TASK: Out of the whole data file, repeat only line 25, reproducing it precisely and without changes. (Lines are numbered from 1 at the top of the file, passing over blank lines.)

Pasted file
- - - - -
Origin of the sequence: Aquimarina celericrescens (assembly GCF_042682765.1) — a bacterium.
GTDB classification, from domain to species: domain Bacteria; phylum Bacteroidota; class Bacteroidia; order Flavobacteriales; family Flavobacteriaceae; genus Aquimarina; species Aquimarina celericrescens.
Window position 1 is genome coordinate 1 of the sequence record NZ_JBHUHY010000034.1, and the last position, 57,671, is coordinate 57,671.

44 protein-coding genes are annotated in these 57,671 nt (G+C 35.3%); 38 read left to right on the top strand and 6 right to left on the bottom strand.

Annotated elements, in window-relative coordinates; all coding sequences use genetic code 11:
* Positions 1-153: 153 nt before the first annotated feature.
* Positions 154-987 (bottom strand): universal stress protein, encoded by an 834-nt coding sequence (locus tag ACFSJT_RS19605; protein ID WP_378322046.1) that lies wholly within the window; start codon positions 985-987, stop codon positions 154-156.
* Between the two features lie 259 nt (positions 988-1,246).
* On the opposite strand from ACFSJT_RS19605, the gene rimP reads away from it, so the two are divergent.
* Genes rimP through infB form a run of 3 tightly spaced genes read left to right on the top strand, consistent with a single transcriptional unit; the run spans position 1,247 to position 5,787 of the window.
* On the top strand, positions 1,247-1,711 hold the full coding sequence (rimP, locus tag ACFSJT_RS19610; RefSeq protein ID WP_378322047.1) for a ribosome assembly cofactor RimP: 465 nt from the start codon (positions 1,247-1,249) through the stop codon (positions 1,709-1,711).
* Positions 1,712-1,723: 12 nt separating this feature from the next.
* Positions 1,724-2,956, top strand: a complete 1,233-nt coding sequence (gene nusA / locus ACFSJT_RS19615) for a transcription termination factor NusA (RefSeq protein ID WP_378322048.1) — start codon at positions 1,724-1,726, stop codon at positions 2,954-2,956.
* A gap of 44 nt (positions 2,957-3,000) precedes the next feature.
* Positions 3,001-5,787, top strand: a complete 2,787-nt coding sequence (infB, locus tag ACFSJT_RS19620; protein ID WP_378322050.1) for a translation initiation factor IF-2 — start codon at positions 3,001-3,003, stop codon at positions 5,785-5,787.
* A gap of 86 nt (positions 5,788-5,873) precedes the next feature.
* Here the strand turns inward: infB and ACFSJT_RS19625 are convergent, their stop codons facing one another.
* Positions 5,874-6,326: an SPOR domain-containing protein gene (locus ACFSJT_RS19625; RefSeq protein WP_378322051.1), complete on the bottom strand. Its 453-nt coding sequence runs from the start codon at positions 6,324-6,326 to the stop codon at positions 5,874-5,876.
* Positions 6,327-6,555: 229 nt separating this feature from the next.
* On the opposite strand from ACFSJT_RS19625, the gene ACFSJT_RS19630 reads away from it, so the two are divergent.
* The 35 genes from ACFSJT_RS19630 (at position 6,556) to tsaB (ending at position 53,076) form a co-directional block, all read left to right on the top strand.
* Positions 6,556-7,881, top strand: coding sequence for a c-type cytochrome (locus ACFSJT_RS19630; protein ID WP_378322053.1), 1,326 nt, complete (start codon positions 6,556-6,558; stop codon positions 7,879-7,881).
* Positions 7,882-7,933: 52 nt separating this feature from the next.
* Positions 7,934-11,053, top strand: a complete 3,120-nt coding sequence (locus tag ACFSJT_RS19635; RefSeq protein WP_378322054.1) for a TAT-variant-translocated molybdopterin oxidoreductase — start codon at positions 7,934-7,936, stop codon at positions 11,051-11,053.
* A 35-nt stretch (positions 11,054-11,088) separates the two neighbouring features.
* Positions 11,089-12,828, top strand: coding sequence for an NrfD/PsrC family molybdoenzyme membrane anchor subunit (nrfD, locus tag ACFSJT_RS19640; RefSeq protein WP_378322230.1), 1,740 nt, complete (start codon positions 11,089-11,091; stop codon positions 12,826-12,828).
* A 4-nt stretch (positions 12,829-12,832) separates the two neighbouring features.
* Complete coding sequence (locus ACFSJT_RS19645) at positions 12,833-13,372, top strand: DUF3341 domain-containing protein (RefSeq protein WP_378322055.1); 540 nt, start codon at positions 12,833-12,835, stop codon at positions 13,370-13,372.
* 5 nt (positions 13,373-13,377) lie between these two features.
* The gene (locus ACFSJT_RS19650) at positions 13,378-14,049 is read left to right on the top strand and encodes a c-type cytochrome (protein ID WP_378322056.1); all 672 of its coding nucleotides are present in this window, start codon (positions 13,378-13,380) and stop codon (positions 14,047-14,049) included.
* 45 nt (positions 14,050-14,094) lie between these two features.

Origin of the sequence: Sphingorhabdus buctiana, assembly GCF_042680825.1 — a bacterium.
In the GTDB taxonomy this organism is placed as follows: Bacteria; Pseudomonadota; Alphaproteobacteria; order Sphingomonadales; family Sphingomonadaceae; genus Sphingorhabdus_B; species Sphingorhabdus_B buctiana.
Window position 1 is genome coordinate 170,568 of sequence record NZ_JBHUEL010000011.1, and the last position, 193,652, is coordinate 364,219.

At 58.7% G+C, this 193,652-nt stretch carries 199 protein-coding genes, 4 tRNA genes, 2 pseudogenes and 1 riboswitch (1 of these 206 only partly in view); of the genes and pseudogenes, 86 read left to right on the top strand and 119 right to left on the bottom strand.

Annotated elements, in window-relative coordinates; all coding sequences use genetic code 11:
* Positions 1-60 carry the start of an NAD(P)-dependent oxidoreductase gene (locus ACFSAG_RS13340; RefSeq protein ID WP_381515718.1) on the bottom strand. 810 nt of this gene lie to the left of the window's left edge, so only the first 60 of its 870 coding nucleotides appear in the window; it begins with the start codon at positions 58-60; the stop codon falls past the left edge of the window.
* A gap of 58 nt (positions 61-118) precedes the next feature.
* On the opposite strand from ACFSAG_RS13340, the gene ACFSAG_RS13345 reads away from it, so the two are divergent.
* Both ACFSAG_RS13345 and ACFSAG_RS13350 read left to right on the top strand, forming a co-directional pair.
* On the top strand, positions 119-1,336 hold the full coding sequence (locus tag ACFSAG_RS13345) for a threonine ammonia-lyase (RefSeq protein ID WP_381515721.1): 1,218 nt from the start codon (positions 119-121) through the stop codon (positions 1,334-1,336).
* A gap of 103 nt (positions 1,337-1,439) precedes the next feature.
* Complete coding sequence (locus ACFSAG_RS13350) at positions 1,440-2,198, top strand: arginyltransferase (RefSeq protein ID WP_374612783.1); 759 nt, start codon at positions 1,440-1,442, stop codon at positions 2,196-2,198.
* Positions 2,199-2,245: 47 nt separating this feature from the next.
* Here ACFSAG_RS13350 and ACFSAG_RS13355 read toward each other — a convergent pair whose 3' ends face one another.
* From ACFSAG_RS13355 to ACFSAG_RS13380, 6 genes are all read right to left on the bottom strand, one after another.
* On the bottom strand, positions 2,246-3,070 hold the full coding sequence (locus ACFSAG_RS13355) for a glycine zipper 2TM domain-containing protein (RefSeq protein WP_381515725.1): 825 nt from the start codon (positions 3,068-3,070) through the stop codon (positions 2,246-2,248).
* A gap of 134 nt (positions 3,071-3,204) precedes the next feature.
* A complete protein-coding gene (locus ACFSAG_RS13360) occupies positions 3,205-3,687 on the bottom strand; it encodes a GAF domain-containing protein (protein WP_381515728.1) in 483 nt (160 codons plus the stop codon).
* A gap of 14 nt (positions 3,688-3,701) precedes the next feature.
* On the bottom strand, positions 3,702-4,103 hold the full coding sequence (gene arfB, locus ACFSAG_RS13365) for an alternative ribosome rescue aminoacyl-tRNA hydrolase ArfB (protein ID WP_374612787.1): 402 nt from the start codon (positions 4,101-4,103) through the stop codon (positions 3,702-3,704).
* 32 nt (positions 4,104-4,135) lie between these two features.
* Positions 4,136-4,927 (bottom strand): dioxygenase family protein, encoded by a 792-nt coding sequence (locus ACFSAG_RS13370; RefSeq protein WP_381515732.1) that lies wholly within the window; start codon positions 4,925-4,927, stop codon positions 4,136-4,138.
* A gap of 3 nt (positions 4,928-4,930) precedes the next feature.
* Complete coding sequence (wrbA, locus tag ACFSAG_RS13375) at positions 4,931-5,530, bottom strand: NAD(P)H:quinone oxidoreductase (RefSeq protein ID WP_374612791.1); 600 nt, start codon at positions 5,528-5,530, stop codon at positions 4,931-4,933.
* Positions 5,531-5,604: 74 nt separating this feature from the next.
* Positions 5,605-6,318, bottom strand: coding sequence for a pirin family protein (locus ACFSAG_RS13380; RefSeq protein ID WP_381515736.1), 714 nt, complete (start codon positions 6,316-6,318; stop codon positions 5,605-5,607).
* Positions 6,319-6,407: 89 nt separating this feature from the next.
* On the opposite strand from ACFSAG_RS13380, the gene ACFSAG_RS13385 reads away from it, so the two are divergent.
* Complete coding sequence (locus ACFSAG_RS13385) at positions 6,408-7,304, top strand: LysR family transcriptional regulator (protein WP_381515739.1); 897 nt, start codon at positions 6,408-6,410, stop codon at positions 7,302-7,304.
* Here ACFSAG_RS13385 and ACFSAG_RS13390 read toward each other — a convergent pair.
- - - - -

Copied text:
* A 35-nt stretch (positions 11,054-11,088) separates the two neighbouring features.